Self-Portrait at 27

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This is your first summer not out in the sun, and it is hard.

This time last year, you were paddling a canoe up in Canada.

And the year before that, you were watching the tide crash on Cape Cod.

And the year before that, you were backpacking through the Adirondacks and finalizing your road trip plans.

before that before that before that

It has been three years of wandering. Three long, sun-kissed, moonlit years.

Stability both taunts and terrifies you. It is strange having an apartment to yourself, being reunited with your kitchen supplies and business casual wardrobe. Some days you just want to burn it all and drive off into the sunset, but you are grateful for purpose and stability in this time of upheaval. It’s as if the world conspired to make you stay still, taking away all your easy escapes. You have never quite figured out if you are running away or toward.

Twenty-seven doesn’t feel much different than any other age. You wear the same clothes and listen to the same bands and keep your hair at approximately the same length. The biggest difference is that people like to inform you that you are getting closer to thirty, and then you have to politely inform them that it doesn’t matter and what we refer to as time, like many things, is a construct that we have developed in order to hide what we don’t understand, and did you know that string theory requires ten dimensions, time being only the fourth of them? No? OK, let’s move on.

You’ve spent a lot of time on self-reflection this year, most of it pandemic-induced. You unearthed some good bits and some not-so-good bits, and you’ve come to the realization that you are highly flawed, but you are honest about most of it, which somehow makes it OK. You consider yourself very aware of your thoughts and actions, but someone pointed out that sometimes you stop talking in the middle of a sentence, and you cannot figure out why you do that, why you give up halfway through, why words sometimes evaporate and you are left alone in the middle of your thoughts.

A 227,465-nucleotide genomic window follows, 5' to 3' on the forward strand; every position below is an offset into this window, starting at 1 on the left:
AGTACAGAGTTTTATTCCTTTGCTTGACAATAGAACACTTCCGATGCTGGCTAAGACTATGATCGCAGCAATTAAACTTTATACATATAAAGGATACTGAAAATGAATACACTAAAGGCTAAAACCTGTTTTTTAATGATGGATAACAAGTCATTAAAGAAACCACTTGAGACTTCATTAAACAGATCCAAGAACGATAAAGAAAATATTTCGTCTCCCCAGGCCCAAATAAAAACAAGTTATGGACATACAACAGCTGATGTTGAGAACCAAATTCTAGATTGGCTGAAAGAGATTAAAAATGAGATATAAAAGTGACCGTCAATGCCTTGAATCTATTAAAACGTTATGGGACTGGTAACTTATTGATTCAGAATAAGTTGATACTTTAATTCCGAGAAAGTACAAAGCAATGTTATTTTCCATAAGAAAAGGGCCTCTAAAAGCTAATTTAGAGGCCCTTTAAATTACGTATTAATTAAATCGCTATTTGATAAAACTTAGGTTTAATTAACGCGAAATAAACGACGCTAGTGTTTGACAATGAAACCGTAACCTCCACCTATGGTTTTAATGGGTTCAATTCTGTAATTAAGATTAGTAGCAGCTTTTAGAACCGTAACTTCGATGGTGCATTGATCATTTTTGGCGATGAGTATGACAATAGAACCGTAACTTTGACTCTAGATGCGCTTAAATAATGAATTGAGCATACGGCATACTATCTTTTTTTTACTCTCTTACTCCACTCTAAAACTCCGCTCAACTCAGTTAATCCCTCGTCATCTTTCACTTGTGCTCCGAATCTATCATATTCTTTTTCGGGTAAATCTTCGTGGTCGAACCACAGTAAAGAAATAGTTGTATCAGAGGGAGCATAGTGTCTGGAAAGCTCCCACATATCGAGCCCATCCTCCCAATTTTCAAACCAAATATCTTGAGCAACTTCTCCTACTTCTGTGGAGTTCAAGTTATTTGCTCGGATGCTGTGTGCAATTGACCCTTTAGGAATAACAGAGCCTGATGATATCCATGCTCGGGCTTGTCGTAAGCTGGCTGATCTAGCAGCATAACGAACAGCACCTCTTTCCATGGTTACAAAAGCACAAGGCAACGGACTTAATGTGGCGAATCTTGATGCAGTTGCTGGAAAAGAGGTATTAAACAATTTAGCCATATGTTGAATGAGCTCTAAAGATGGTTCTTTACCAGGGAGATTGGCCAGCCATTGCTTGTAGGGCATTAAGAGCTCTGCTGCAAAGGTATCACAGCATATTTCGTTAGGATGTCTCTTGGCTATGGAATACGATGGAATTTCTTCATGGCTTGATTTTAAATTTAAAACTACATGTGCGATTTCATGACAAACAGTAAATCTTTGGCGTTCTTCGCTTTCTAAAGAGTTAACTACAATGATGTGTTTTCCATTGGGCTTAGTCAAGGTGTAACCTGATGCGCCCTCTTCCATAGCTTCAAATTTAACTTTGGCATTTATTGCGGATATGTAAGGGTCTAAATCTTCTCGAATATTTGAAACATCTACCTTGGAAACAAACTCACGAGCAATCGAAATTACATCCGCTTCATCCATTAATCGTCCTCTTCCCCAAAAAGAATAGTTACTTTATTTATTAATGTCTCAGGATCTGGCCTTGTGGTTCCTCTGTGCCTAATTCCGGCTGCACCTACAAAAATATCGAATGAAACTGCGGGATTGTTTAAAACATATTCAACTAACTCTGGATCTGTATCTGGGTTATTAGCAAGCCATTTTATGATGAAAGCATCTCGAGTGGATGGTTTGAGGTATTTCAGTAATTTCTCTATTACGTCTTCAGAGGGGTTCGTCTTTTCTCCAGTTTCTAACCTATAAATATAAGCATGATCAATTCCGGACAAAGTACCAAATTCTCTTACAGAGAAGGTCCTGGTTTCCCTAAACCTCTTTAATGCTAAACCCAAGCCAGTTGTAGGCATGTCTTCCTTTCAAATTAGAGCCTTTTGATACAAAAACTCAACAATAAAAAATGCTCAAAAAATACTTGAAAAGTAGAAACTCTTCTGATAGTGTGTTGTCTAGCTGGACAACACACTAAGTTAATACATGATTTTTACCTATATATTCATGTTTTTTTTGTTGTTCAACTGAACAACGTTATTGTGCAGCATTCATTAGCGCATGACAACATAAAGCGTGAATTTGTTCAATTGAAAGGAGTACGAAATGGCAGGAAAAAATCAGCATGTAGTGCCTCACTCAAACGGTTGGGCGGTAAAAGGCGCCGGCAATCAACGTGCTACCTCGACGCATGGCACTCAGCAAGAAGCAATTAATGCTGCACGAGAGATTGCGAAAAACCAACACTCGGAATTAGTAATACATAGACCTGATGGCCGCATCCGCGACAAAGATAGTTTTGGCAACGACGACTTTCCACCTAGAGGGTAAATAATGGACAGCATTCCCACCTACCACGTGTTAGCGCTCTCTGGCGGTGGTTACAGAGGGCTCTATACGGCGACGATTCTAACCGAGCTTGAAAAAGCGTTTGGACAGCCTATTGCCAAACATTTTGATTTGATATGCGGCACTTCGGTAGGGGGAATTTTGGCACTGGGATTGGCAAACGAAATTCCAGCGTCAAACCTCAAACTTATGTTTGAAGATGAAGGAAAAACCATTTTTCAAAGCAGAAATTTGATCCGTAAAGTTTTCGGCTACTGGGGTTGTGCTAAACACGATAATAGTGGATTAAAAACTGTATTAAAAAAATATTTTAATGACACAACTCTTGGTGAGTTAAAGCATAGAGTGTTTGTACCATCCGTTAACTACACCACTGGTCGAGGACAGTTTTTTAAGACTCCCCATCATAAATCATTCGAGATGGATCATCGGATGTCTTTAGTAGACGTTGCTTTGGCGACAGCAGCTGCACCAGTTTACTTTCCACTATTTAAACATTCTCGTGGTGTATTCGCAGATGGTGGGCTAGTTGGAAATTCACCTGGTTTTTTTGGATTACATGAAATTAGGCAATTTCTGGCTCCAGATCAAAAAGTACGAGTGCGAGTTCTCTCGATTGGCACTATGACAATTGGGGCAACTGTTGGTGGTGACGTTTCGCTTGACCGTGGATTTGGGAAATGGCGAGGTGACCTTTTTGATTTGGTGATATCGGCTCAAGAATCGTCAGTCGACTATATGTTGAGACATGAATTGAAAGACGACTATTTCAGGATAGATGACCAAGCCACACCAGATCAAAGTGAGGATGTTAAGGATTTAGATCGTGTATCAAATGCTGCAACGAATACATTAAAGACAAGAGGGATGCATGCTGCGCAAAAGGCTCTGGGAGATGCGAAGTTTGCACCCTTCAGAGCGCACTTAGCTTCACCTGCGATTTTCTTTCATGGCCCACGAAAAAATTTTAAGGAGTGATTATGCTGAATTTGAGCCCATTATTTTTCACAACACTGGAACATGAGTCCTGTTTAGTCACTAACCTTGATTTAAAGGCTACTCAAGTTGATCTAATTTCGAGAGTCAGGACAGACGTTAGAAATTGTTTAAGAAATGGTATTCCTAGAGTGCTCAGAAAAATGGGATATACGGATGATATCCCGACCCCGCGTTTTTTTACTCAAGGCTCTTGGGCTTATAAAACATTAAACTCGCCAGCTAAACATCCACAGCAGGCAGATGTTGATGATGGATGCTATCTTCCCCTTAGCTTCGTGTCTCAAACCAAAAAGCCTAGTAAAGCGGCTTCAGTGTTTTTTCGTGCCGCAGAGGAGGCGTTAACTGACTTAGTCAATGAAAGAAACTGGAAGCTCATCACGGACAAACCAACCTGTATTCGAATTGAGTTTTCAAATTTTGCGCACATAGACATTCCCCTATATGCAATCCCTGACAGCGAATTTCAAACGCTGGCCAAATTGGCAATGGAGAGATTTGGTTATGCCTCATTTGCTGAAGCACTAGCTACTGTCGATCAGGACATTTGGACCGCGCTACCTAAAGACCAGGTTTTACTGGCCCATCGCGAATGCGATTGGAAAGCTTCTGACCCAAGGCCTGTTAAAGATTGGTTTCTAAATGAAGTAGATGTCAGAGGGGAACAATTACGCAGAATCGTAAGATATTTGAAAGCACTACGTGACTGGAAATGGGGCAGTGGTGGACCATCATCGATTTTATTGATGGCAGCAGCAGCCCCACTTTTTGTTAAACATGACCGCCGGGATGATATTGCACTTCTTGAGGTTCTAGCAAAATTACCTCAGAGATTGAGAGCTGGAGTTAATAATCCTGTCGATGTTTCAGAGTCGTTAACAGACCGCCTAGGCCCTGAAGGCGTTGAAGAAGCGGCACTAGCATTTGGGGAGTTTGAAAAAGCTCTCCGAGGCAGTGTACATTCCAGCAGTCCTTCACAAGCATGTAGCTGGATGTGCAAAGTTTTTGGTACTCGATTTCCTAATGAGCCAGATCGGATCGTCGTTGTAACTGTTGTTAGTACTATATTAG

This does not keep you up at night. But what does keep you up at night is how sometimes you feel like you are simultaneously too much and not enough. (String theory keeps you up at night, too.)

In this time of solitude, you have been very nostalgic. Memories wash in like waves, some of them called for, some of them not. You vividly remember standing against a large door frame this past winter in California and jumping as an older woman put her hand on your waist, saying, it’s so nice that you young folks are spending time out here, and the part that you remember is her hand on your waist, and how it was touch that startled you, the suddenness of someone’s body against yours.

In a way, California was a snapshot of door frames. Closing and opening and nervous knocking and are you busy? and feeling disappointed and feeling excited and watching the door handle of the kitchen turn as you ate cereal, wondering if you could guess who was about to emerge.

One morning you stood in a cabin door frame as you said a final goodbye to a coworker and you remember the exact line he called back to you over his shoulder as he disappeared down the hill. That line he said lingers. You still have it. You do that a lot—picking up the scraps people have left behind and knitting them into something bigger than they were ever intended. People will sometimes compliment your memory, and you always fail to articulate how heavy it can be.

You sometimes do the mental math as to what time it is in California and then sharply remember that it doesn’t matter anymore.

Because you are back on the East Coast living a sweaty animal existence. You work and create art and read and try in vain to distinguish between swamp oaks and bur oaks. You’ve started meditating in a nearby park, and as you walk back to your apartment, men will sometimes catcall you, and that imagery alone really sums up what life is like these days.

Sometimes you sit on your second-story porch in your underwear and just watch the rain. It never rains enough.

 

 

(You can read my self-portrait at 26 here, and self-portrait at 25 here.)

(Also, string theory is only 10-dimensional for superstring theory, not some of the others, but pretty sure no one was going to fact check me on that one. . .)

to be alone

cocoa puffs, lee price 2009

Cocoa Puffs, 2009, Lee Price. (This is a painting! Check out more of her stuff here).

 

“There are worse things
than being alone
but it often takes
decades to realize this
and most often when you do
it’s too late
and there’s nothing worse
than too late.”
—Charles Bukowski

to be alone
to be alone (with you)
to be alone

It was Friday night, and my friends and I were at a bar, a dirty curbside affair that served cheese fries through a literal hole in the wall. I was newly 21 and I wasn’t entirely sold on bars and beer, but this is what people my age did and I was trying to say yes to more things, trying to fit into the shape of the world around me.

What do you want from life? my friend asked me as we sat at the counter.

I remember being surprised at the depth of his question. To be happy, I replied, which was the shortest amount of words I could utter and still be honest.

Are you happy?

Usually. I try.

But you’re alone?

Even now, six years later, I can freeze frame on that moment. Him—sitting on the stool clad in jeans and a navy zip-up. And me, on his left, stunned silent for a moment. I don’t remember how I responded. I probably didn’t.